There is a tangible, real-world economic cost to being a fat person.
Years and years ago, I used to be thin.
I used to live a beautiful life wrapped up in my thin privilege, calling myself an ally to my fat friends. I was blissfully unaware of the many joys and freedoms my privilege-blanket granted me.
Then I got fat, and everything changed (my life is still really beautiful, though).
I’m not here to tell the story of how I got fat, though. I’m here to talk to you about money.
Back when I was thin, a fat friend needed to go to the op shop to get some shirts. I needed a couple of things too, so I was like, “Ooooh, I love thrifting — let’s go together!” (Video: Watch Paula Joye make the most of her wardrobe by using one scarf three ways. Post continues after video.)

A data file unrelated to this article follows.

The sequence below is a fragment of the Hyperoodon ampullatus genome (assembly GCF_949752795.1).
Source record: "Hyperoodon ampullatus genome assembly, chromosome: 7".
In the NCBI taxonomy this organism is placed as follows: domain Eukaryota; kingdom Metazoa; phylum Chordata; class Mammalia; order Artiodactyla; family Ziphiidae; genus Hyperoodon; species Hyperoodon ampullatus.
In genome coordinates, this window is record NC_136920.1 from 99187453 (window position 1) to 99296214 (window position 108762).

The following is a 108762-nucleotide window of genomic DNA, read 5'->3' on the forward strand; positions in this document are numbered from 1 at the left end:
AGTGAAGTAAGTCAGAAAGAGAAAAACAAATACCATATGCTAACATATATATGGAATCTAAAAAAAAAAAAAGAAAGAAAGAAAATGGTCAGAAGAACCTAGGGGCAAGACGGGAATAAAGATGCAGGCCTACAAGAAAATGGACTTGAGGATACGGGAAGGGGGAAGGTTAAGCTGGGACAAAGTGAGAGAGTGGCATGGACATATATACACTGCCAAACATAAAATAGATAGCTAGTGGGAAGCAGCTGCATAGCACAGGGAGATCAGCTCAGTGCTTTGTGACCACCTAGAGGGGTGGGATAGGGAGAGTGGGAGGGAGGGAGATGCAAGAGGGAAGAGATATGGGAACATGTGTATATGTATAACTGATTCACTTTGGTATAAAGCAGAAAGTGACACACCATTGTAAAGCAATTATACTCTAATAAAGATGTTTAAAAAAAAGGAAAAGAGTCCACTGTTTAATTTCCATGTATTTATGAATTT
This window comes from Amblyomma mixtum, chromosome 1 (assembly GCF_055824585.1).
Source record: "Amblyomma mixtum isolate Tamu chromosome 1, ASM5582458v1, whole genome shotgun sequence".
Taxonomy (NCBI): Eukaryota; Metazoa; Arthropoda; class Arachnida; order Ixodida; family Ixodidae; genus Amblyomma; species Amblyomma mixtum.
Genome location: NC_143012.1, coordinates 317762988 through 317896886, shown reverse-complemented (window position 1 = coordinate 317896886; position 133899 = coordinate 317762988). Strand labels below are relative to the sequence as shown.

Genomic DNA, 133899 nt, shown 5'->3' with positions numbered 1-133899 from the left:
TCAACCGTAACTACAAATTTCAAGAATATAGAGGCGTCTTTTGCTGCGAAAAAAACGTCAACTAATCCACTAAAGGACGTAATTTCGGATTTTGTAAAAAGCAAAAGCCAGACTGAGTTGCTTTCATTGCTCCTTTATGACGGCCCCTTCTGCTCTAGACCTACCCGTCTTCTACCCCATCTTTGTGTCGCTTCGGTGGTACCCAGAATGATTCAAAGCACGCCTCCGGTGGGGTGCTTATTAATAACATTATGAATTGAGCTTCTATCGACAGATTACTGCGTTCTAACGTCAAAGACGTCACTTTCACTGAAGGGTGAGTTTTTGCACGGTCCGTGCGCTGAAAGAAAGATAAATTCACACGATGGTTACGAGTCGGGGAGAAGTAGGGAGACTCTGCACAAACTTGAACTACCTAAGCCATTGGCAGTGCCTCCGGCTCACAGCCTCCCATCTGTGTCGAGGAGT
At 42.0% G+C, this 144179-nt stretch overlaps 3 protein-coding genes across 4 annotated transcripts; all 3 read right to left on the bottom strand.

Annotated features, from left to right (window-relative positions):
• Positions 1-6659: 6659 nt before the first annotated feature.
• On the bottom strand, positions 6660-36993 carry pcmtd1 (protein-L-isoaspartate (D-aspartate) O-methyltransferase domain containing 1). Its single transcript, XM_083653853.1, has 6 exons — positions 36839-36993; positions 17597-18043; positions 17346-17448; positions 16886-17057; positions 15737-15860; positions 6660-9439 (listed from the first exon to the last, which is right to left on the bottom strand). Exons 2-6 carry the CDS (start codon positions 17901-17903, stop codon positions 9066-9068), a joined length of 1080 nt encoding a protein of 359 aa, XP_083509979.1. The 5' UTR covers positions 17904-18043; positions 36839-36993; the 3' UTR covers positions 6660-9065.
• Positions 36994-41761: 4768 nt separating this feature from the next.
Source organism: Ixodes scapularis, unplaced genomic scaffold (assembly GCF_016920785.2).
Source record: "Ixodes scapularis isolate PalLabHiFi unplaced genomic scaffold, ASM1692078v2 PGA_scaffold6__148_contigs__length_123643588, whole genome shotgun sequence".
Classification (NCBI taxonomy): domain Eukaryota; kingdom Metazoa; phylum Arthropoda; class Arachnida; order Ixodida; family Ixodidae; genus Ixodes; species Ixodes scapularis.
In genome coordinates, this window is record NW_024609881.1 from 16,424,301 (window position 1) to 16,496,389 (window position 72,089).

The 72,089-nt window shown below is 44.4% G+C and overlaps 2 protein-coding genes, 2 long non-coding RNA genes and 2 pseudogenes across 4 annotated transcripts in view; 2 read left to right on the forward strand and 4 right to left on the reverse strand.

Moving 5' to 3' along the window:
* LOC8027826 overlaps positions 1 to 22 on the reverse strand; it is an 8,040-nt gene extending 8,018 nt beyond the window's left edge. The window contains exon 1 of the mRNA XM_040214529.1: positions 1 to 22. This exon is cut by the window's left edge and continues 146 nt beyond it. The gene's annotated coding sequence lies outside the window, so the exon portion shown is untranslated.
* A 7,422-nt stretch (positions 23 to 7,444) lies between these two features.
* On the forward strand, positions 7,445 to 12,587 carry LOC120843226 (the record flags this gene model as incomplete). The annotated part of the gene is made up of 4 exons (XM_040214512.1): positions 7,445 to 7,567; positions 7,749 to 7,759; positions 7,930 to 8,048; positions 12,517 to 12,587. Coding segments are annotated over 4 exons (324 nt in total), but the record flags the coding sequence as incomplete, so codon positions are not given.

So this friend and I hopped on our bikes (yes, fat people ride bikes, y’all!) and headed to the nearest op shop.
When we got there, I shopped the way I always shopped. I bounced around from rack to rack, looking at things out of order, holding them up to the light to see if I could judge from squinting if they would fit on my body.
There were no fitting rooms, because this was in a poor city, and poor people in poor cities are pretty much assumed to be thieves. If I couldn’t tell by glancing at the item, I would shimmy it on over my street clothes, or ask my friend what she thought.
I was having a ball, and ended up picking out so much stuff that I had to narrow down my selections and put some things back.(Post continues after gallery.)